Oligarch wins Bermuda case, eyes Georgia’s EU ambition
One of the world's leading financial services providers, Credit Suisse Group, says it has lost a Bermuda Supreme Court battle that could cost it half-a-billion dollars.
Credit Suisse Group said it believes the court is about to enter a judgment against it in a long-running case involving a former prime minister of Georgia over hundreds of millions he claimed had disappeared from his accounts.
Although the Georgian oligarch, Bidzina Ivanishvili, appears to have won a huge victory, it may not be foremost on his mind today.
The woman believed to be his surrogate as President of Georgia has taken a decidedly anti-Russian stance and sought Georgia’s urgent membership in the European Union, with concerns that her country might be next on Russia’s invasion hit list.
By doing so, she may have isolated herself from the pro-Russian interests of her government.
Mr Ivanishvili, who remains active in Georgian politics, had chased Credit Suisse Group AG all the way to Bermuda for hundreds of millions of dollars he claimed it lost through fraud.
He claimed the bank treated him worse than in any financial dealing he saw in the wild days of post-Soviet Russia.
Using a translator, Mr Ivanishvili testified via Zoom before Chief Justice Narinder Hargun that he had the worst customer service he had ever seen.
His money was handled by a rogue bank employee, who later admitted to a list of fraud crimes and who eventually committed suicide.
Mr Ivanishvili sued Credit Suisse Life (Bermuda) Ltd for failing to stop its employee Patrice Lescaudron from losing $400 million of his fortune when, he says, clues about the relationship manager’s crimes had become apparent.
Mr Ivanishvili sued the bank’s Bermuda life insurance unit for alleged “breaches of duty”.
Credit Suisse’s brief comment this week stated: “Credit Suisse Group announces that a court in Bermuda is expected to publish shortly a judgment against a local life insurance subsidiary of Credit Suisse AG, Credit Suisse Life Bermuda, potentially totalling in excess of $500 million.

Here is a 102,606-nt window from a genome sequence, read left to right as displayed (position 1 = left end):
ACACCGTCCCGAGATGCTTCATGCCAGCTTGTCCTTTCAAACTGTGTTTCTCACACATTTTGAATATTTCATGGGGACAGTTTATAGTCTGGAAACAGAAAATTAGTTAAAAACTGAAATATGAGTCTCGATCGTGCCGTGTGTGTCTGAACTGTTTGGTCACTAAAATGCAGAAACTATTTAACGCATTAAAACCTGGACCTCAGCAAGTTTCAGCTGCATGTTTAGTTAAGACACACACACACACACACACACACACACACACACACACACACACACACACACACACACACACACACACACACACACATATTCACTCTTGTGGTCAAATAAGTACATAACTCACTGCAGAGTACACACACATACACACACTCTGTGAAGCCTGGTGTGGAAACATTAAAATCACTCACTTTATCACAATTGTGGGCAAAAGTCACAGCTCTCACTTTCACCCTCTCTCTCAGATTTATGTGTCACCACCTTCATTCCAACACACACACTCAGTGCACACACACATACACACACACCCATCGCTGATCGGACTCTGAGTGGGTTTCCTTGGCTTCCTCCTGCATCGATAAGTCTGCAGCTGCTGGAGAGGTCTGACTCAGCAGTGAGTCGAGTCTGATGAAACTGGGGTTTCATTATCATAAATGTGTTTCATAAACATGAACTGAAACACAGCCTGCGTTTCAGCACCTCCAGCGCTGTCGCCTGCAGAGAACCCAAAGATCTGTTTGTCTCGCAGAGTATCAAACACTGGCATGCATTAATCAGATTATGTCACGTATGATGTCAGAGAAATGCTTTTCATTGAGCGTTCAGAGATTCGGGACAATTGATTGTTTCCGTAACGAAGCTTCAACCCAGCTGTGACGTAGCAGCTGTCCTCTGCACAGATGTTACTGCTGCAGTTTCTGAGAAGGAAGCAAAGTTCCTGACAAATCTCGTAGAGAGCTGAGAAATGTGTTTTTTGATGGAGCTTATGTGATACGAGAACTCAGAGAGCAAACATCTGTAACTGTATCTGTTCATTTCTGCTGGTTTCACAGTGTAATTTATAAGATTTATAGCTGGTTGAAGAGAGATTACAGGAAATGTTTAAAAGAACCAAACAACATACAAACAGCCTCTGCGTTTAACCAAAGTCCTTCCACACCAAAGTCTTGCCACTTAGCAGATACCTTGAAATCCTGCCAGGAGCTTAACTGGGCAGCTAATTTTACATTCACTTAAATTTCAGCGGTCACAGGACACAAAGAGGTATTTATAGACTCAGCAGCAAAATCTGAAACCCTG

“Credit Suisse has previously taken reserves against this matter and intends to pursue all available legal actions.
“We will consider whether any further reserves are required as part of our first-quarter results due to be published on April 27, 2022.”
Mr Ivanishvili had told the Bermuda court that even when it was clear that the rogue banker was out of control, the institution did not stop him from dealing with the $400-million account.
The five-week-long case included witnesses testifying remotely from several jurisdictions.
Meanwhile, Mr Ivanishvili would be aware that the Georgian Government has this month been engaged in a policy U-turn.
Nightly demonstrations of tens of thousands of Georgians in the capital, Tbilisi, in support of Ukraine, caused the country this month to speed up its application to join the EU.
It is a government led by the Georgian Dream party that Mr Ivanishvili co-founded, a government aligned with Russian interests.
Georgia had officially refused to join international sanctions against Russia and officially refused to do anything to speed up planned membership in the European Union.
But Georgians remember 2008, the year Vladimir Putin led Russian forces in an invasion of their country in which hundreds were killed.
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